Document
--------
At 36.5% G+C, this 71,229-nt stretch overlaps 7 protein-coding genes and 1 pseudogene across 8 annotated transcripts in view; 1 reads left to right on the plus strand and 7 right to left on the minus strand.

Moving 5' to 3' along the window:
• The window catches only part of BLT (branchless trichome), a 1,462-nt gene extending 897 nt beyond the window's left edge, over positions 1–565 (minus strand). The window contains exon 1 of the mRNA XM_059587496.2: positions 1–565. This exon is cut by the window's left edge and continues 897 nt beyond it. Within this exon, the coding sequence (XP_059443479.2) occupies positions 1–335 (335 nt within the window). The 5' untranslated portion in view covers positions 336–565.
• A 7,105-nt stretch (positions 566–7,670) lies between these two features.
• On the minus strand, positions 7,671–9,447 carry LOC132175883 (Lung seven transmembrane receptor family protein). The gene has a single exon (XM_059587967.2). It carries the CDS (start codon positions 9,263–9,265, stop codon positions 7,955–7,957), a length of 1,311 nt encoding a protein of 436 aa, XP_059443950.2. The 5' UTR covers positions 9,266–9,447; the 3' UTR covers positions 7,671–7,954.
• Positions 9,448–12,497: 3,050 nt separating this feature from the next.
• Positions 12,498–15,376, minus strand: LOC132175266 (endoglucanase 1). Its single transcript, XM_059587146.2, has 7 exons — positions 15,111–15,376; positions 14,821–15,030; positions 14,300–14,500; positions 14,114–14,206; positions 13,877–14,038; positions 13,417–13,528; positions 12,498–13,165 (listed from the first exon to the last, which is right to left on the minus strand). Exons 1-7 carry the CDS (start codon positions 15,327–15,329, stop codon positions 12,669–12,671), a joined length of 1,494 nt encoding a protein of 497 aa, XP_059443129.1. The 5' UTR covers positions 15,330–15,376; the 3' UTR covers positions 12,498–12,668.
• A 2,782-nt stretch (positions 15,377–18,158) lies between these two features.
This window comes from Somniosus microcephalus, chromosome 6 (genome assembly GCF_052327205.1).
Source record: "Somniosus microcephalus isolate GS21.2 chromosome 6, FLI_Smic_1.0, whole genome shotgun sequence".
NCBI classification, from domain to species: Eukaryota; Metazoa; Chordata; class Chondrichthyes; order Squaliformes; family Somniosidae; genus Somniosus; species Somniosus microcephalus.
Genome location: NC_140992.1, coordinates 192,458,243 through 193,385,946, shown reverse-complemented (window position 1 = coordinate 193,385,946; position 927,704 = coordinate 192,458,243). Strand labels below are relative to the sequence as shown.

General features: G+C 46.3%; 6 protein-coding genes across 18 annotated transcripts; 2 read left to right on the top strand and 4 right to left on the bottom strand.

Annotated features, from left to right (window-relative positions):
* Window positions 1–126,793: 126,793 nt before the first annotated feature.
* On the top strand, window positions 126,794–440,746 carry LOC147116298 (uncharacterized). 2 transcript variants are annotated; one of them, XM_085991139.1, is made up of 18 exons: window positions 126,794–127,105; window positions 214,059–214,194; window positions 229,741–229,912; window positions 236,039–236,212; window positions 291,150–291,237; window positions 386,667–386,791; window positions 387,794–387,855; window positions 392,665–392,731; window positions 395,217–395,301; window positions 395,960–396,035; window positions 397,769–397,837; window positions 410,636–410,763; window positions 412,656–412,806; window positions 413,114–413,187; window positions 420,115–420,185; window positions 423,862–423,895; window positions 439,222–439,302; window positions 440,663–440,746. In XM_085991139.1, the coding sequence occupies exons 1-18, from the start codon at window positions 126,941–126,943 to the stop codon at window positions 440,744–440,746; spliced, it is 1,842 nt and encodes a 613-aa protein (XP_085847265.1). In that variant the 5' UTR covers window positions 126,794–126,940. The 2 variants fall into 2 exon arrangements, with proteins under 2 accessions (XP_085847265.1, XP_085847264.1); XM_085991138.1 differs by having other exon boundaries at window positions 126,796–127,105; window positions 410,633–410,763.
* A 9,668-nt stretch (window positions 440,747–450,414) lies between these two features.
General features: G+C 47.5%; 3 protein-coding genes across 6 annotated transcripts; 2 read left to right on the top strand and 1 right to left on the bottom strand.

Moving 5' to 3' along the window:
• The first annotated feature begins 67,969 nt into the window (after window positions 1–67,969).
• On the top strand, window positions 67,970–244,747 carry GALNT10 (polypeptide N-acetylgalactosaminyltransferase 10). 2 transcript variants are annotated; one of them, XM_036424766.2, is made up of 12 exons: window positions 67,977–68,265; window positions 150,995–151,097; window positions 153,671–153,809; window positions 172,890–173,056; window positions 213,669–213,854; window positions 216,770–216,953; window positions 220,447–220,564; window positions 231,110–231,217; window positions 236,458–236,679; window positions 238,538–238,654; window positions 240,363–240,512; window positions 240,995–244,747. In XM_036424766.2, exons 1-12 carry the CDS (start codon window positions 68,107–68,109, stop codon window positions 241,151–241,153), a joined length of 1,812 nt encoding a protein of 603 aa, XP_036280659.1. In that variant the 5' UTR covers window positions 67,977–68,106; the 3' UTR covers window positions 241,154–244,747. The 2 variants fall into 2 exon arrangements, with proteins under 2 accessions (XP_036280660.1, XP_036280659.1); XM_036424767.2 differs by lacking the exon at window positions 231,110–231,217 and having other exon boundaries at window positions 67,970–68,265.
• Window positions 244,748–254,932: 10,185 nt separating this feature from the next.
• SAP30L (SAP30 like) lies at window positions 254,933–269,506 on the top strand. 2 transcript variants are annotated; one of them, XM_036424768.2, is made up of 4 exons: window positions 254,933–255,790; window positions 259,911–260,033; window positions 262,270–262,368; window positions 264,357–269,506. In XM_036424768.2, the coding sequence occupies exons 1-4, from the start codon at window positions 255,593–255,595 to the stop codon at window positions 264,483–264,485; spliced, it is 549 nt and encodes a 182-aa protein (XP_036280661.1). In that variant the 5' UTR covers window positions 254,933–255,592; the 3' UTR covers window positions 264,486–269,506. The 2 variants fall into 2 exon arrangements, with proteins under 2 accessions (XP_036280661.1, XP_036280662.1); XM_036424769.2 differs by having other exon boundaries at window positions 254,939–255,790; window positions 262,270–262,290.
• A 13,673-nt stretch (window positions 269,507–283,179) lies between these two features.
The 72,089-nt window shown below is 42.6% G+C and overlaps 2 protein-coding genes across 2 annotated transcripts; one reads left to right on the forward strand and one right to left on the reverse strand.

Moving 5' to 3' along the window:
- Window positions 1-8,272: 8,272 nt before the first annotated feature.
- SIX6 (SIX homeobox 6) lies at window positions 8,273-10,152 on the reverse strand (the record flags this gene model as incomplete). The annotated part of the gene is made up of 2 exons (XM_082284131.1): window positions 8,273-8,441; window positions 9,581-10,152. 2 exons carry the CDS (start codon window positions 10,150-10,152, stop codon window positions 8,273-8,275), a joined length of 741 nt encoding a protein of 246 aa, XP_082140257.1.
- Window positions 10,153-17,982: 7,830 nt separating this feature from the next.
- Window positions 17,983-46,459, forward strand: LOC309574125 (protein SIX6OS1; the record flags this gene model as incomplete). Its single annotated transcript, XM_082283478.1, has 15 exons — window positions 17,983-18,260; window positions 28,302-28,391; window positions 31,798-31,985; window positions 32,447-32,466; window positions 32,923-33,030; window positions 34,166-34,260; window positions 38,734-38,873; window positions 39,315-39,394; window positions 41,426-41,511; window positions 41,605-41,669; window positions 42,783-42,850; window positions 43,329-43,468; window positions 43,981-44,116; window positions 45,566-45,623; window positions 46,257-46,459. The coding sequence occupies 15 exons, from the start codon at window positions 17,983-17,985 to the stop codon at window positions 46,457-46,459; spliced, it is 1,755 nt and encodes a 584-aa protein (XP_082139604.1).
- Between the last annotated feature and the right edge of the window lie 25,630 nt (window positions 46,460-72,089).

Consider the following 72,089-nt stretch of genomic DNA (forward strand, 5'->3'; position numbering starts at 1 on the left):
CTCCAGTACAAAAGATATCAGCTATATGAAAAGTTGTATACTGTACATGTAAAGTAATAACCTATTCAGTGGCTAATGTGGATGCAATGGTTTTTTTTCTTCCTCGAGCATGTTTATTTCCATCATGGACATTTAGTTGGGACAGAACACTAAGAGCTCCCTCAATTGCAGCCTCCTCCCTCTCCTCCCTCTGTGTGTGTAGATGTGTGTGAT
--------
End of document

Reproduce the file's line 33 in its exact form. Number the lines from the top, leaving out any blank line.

CTCCAGTACAAAAGATATCAGCTATATGAAAAGTTGTATACTGTACATGTAAAGTAATAACCTATTCAGTGGCTAATGTGGATGCAATGGTTTTTTTTCTTCCTCGAGCATGTTTATTTCCATCATGGACATTTAGTTGGGACAGAACACTAAGAGCTCCCTCAATTGCAGCCTCCTCCCTCTCCTCCCTCTGTGTGTGTAGATGTGTGTGAT